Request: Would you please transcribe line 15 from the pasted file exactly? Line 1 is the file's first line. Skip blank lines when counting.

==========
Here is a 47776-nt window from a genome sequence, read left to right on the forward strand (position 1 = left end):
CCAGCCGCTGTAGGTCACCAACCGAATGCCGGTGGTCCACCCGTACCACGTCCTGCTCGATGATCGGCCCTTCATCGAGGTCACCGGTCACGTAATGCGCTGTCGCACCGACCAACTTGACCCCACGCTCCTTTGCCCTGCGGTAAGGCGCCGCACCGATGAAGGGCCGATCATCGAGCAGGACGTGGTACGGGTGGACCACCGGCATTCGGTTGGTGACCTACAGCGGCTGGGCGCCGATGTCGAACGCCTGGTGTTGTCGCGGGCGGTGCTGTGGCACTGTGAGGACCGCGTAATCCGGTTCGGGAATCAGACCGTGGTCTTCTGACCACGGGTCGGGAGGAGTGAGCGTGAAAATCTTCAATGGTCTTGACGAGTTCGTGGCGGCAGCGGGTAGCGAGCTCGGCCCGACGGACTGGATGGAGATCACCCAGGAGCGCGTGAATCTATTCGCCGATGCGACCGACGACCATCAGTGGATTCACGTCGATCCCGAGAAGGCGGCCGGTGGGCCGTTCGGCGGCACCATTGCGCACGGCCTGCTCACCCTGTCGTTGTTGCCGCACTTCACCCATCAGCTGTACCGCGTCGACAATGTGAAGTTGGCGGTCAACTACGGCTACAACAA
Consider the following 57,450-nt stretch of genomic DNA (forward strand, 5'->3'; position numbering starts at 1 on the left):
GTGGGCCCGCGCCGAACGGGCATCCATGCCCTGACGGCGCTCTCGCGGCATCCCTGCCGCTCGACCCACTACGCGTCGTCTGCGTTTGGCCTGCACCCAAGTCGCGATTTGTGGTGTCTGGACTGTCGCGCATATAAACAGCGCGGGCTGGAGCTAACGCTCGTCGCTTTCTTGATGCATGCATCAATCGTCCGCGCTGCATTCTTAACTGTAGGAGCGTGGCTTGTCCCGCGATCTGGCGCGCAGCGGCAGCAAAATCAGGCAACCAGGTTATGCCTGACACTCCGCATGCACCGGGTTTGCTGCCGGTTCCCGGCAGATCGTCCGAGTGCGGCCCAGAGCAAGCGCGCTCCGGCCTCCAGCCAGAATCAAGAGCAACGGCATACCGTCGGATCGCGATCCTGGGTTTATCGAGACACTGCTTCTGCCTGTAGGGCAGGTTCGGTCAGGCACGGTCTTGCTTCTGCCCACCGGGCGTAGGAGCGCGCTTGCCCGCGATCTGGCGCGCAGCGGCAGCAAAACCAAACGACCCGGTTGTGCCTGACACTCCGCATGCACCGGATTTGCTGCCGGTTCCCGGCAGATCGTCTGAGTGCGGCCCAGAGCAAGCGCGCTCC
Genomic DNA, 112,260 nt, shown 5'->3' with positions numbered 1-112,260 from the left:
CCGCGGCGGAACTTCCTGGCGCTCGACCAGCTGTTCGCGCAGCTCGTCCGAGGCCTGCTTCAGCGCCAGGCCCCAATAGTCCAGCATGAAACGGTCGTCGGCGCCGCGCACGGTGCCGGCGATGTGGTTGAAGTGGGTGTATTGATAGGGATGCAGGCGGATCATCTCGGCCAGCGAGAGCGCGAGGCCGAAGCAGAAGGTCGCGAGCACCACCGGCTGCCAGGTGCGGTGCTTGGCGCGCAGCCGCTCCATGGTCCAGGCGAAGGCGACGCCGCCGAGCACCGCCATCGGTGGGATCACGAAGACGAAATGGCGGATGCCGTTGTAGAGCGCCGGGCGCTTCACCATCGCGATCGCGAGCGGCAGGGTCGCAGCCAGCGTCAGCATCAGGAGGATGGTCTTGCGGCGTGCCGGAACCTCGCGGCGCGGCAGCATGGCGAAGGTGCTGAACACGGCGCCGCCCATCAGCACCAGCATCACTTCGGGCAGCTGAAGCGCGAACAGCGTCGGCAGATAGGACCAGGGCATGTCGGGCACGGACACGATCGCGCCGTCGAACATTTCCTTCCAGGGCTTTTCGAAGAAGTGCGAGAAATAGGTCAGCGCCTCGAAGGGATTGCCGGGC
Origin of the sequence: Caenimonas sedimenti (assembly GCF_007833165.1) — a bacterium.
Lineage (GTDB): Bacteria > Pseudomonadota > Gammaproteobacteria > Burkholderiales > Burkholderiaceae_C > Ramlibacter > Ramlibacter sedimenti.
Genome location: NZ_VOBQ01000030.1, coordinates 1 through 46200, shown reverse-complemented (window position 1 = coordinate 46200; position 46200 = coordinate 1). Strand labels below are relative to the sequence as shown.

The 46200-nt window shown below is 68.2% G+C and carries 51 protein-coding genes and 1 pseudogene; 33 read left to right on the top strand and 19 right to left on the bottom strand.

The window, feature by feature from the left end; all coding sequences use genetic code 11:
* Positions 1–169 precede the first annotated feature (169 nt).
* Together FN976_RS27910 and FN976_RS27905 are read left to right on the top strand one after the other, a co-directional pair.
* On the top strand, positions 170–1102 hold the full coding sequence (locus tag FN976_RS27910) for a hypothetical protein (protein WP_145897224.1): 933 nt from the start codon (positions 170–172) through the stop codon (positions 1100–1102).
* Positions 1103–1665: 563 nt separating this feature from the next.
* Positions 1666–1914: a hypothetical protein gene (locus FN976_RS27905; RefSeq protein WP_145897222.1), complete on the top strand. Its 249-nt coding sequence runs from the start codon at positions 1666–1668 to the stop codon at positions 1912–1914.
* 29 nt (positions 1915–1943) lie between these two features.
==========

* Positions 1103–1665: 563 nt separating this feature from the next.